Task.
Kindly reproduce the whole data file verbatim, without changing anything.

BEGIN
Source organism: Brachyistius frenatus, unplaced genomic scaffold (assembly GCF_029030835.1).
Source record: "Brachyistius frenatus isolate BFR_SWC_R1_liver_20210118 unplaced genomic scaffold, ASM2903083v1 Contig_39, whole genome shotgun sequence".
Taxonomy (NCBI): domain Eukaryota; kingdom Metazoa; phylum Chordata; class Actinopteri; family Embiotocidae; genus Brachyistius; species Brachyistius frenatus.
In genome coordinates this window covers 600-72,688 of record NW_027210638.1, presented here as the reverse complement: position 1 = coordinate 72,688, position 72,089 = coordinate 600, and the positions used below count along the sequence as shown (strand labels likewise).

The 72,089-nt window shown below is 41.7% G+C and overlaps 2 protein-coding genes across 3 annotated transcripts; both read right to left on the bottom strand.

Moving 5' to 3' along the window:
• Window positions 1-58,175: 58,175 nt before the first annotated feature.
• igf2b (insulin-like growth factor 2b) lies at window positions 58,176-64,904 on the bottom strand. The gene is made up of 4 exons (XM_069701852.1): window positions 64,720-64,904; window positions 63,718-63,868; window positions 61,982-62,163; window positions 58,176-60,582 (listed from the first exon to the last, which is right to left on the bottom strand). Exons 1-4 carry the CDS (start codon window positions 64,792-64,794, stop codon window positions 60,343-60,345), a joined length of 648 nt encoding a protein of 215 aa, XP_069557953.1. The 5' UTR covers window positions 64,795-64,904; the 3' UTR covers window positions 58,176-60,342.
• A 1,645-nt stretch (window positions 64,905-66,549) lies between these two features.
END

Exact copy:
Source organism: Brachyistius frenatus, unplaced genomic scaffold (assembly GCF_029030835.1).
Source record: "Brachyistius frenatus isolate BFR_SWC_R1_liver_20210118 unplaced genomic scaffold, ASM2903083v1 Contig_39, whole genome shotgun sequence".
Taxonomy (NCBI): domain Eukaryota; kingdom Metazoa; phylum Chordata; class Actinopteri; family Embiotocidae; genus Brachyistius; species Brachyistius frenatus.
In genome coordinates this window covers 600-72,688 of record NW_027210638.1, presented here as the reverse complement: position 1 = coordinate 72,688, position 72,089 = coordinate 600, and the positions used below count along the sequence as shown (strand labels likewise).

The 72,089-nt window shown below is 41.7% G+C and overlaps 2 protein-coding genes across 3 annotated transcripts; both read right to left on the bottom strand.

Moving 5' to 3' along the window:
• Window positions 1-58,175: 58,175 nt before the first annotated feature.
• igf2b (insulin-like growth factor 2b) lies at window positions 58,176-64,904 on the bottom strand. The gene is made up of 4 exons (XM_069701852.1): window positions 64,720-64,904; window positions 63,718-63,868; window positions 61,982-62,163; window positions 58,176-60,582 (listed from the first exon to the last, which is right to left on the bottom strand). Exons 1-4 carry the CDS (start codon window positions 64,792-64,794, stop codon window positions 60,343-60,345), a joined length of 648 nt encoding a protein of 215 aa, XP_069557953.1. The 5' UTR covers window positions 64,795-64,904; the 3' UTR covers window positions 58,176-60,342.
• A 1,645-nt stretch (window positions 64,905-66,549) lies between these two features.